What is Agoraphobia? Panic Symptoms Can Trap an Agoraphobic in Their Home


Agoraphobia is an anxiety disorder, in which people experience symptoms of panic from being in public places, particularly places where there are likely to be crowds. People suffering from agoraphobia can experience severe anxiety, or they may suffer from extreme worry, which ultimately leads to panic attacks.

Liver Doctor Agoraphobia
Agoraphobia is disoder that patient get panic from being in public or crowded places – image by liverdoctor.com

These experiences may cause some agoraphobics to become home-bound. Fear and anxiety can literally leave these individuals trapped inside the home.

Symptoms of Agoraphobia

Agoraphobics have a fear of being in a public place, or often being in a place without easy exit, such as an elevator or a subway.

Kinds of agoraphobia – image by virtualemdr.com

Agoraphobics often feel a sense of helplessness or over-dependence on other people. Since agoraphobia is an anxiety disorder, agoraphobics may also experience symptoms similar to that of a panic attack, including:

  • rapid breathing
  • lightheadedness
  • sweating
Some symptoms of agoraphobia – image by buoyhealth.com
  • rapid heartbeat
  • gastrointestinal distress, including nausea, vomiting, or diarrhea
  • chest pains

Patients with agoraphobia are terrified of having a panic attack while in a public or crowded place.

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Patients with agoraphobia are terrified of having a panic attack – image by scmp.com

Agoraphobia interferes severely with the lives of sufferers, making it difficult for them to leave the house for work, school, or social reasons. Agoraphobics may depend on others to help them accomplish the tasks of daily life.

Causes of Agoraphobia

Although health professionals aren’t always sure what causes a person to develop agoraphobia, some feel that it is a complication of panic disorder. A patient who has panic attacks begins to associate the anxiety attacks with the situation in which the attack occurred.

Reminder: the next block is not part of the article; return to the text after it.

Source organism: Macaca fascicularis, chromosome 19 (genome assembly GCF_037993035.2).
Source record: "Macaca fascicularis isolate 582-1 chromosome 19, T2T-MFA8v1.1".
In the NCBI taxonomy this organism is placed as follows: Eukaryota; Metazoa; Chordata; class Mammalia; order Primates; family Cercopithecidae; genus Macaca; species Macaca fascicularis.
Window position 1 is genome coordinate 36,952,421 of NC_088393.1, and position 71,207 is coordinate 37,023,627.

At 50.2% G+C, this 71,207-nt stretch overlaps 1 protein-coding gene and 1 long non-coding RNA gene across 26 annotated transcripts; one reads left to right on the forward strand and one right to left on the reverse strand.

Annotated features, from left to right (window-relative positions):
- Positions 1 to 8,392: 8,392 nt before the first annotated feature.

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Agoraphobia might be a complication of panic disorder – image by getcerebral.com

In an effort to avoid panic attacks, the person may avoid situations or places where panic attacks have occurred in the past. Some patients become so fearful, they essentially become trapped in the house due to fear. Other patients may have “safe zones” – routes and places that they can visit with minimal anxiety. Often, agoraphobics feel like they must be accompanied by a friend or family member.

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Other patients may have “safe zones” – image by ahsnnetwork.com

There are also certain factors that seem to predispose patients to developing agoraphobia, including a panic disorder diagnosis, experiencing sexual or physical abuse during childhood, and struggling with substance abuse. Women seem to be affected by agoraphobia more often than men.

Treatment For Agoraphobia

Patients with agoraphobia can be helped by both medication (both antidepressant and anti-anxiety medications may be prescribed), and by cognitive behavioral therapy.

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Cognitive behavioral therapy might help – image by ebtc.ie

Many therapists specializing in agoraphobia treatments will agree to begin working with the patient in their home, or in one of their safe zones.

Agoraphobia Support

Agoraphobia treatment can be a lengthy process, and agoraphobic patients must confront their fears if they are to be successful in treatment. Patients should seek support from a therapist, a doctor, and from friends and family.

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Cognitive behavioral therapy – image sunrisehouse.com

Patients can also provide self-support by taking their medication as prescribed, learning relaxation techniques, and by implementing a healthy diet and exercise routine.


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